Earlier this year, we suggested that AMD’s decision to move its 7nm GPU production to TSMC could be a sign of trouble for GF’s 7nm ramp. Today, AMD is announcing that it will move all of its 7nm production on both CPUs and GPUs to TSMC. We already knew that TSMC was AMD’s foundry of choice for its 7nm Vega GPU, and the company had later announced that its 7nm Epyc CPUs (codenamed Rome) would be built there as well, but this is still a significant announcement for the company.
AMD’s Mark Papermaster has published a new blog post in which he writes:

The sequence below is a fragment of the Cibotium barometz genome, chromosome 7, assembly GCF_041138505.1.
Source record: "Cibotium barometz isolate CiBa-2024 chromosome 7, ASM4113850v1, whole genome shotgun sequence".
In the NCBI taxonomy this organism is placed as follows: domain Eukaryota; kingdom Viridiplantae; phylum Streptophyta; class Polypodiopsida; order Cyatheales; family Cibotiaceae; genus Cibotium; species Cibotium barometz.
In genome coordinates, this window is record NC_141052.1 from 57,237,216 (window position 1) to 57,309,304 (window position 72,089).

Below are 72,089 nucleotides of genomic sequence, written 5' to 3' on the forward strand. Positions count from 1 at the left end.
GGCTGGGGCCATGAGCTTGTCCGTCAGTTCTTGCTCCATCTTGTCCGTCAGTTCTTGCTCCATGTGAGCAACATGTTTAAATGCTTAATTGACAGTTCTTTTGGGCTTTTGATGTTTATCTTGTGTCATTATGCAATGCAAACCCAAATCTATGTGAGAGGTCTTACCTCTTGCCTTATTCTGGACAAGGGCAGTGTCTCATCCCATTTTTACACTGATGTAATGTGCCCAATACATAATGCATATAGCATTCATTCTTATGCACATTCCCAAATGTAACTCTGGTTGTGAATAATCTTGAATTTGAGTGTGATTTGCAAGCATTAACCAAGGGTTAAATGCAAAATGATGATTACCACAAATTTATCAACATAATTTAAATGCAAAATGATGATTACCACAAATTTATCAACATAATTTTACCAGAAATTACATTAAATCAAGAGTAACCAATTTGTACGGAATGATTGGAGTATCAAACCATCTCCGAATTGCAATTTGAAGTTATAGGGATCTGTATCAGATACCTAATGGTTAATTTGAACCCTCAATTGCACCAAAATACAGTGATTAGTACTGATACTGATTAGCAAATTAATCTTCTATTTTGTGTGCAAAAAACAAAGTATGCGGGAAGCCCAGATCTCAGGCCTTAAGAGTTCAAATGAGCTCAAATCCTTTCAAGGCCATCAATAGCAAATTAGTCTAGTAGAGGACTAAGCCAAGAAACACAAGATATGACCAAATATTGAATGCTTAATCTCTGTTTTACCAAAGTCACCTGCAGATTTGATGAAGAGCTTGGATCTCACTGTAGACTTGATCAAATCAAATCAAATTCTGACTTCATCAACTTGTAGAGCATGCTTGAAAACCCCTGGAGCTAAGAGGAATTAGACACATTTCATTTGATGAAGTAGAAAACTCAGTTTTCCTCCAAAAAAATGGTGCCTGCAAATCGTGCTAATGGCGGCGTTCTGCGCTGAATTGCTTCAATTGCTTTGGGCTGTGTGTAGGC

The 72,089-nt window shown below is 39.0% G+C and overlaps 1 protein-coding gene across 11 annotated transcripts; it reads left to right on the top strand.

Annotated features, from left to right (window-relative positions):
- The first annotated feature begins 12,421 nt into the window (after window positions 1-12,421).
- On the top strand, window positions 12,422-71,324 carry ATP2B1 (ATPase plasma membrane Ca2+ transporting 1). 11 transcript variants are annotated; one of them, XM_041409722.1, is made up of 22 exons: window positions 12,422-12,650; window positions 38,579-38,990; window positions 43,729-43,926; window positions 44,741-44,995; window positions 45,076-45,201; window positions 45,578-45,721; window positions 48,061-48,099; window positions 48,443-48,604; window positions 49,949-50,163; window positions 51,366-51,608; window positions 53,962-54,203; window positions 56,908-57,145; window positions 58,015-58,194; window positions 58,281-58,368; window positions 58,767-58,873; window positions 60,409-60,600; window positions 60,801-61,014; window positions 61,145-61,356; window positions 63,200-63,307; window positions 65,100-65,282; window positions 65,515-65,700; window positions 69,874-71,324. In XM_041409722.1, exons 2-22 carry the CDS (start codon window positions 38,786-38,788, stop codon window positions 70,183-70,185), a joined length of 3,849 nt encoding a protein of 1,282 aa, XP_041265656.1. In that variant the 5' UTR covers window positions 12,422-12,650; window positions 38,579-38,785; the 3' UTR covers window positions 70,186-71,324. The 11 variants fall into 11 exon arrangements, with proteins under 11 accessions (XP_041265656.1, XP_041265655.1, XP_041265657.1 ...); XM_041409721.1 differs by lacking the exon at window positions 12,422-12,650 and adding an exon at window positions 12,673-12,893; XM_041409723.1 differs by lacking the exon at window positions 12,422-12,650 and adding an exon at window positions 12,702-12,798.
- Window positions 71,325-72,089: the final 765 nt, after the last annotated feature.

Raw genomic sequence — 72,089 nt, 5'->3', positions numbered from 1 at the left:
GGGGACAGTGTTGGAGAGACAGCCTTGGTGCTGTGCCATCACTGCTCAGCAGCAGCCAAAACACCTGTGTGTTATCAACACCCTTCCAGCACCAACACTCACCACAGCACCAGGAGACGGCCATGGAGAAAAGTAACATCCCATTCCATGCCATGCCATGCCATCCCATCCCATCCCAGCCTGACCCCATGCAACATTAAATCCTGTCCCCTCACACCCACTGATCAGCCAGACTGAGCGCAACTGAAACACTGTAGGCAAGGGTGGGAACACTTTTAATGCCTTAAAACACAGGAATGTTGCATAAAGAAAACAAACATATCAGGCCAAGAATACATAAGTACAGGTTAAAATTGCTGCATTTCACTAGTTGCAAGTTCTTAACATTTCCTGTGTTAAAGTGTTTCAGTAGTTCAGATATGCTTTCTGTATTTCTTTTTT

AMD’s next major milestone is the introduction of our upcoming 7nm product portfolio, including the initial products with our second generation “Zen2” CPU core and our new “Navi” GPU architecture. We have already taped out multiple 7nm products at TSMC, including our first 7nm GPU planned to launch later this year and our first 7nm server CPU that we plan to launch in 2019. Our work with TSMC on their 7nm node has gone very well and we have seen excellent results from early silicon. To streamline our development and align our investments closely with each of our foundry partner’s investments, today we are announcing we intend to focus the breadth of our 7nm product portfolio on TSMC’s industry-leading 7nm process. We also continue to have a broad partnership with GLOBALFOUNDRIES spanning multiple process nodes and technologies. We will leverage the additional investments GLOBALFOUNDRIES’ is making in their robust 14nm and 12nm technologies at their New York fab to support the ongoing ramp of our AMD Ryzen, AMD Radeon, and AMD EPYC processors. We do not expect any changes to our product roadmaps as a result of these changes.